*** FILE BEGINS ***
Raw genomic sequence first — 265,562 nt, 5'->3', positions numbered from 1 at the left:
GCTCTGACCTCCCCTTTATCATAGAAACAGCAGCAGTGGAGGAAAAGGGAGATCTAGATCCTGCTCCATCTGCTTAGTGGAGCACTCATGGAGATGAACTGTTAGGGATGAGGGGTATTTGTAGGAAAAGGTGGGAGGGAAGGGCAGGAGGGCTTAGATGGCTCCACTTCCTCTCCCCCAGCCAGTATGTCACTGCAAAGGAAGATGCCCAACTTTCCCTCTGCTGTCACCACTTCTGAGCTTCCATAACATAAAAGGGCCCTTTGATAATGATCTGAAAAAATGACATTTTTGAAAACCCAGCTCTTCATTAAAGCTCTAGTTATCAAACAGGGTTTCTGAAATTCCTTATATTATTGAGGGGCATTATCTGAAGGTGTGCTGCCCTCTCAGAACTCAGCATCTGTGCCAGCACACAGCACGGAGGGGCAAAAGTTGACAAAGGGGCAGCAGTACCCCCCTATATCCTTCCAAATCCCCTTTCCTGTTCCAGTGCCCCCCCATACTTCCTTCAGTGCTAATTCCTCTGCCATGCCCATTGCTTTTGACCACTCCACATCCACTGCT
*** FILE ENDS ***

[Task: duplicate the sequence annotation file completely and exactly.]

Raw genomic sequence first — 265,562 nt, 5'->3', positions numbered from 1 at the left:
GCTCTGACCTCCCCTTTATCATAGAAACAGCAGCAGTGGAGGAAAAGGGAGATCTAGATCCTGCTCCATCTGCTTAGTGGAGCACTCATGGAGATGAACTGTTAGGGATGAGGGGTATTTGTAGGAAAAGGTGGGAGGGAAGGGCAGGAGGGCTTAGATGGCTCCACTTCCTCTCCCCCAGCCAGTATGTCACTGCAAAGGAAGATGCCCAACTTTCCCTCTGCTGTCACCACTTCTGAGCTTCCATAACATAAAAGGGCCCTTTGATAATGATCTGAAAAAATGACATTTTTGAAAACCCAGCTCTTCATTAAAGCTCTAGTTATCAAACAGGGTTTCTGAAATTCCTTATATTATTGAGGGGCATTATCTGAAGGTGTGCTGCCCTCTCAGAACTCAGCATCTGTGCCAGCACACAGCACGGAGGGGCAAAAGTTGACAAAGGGGCAGCAGTACCCCCCTATATCCTTCCAAATCCCCTTTCCTGTTCCAGTGCCCCCCCATACTTCCTTCAGTGCTAATTCCTCTGCCATGCCCATTGCTTTTGACCACTCCACATCCACTGCT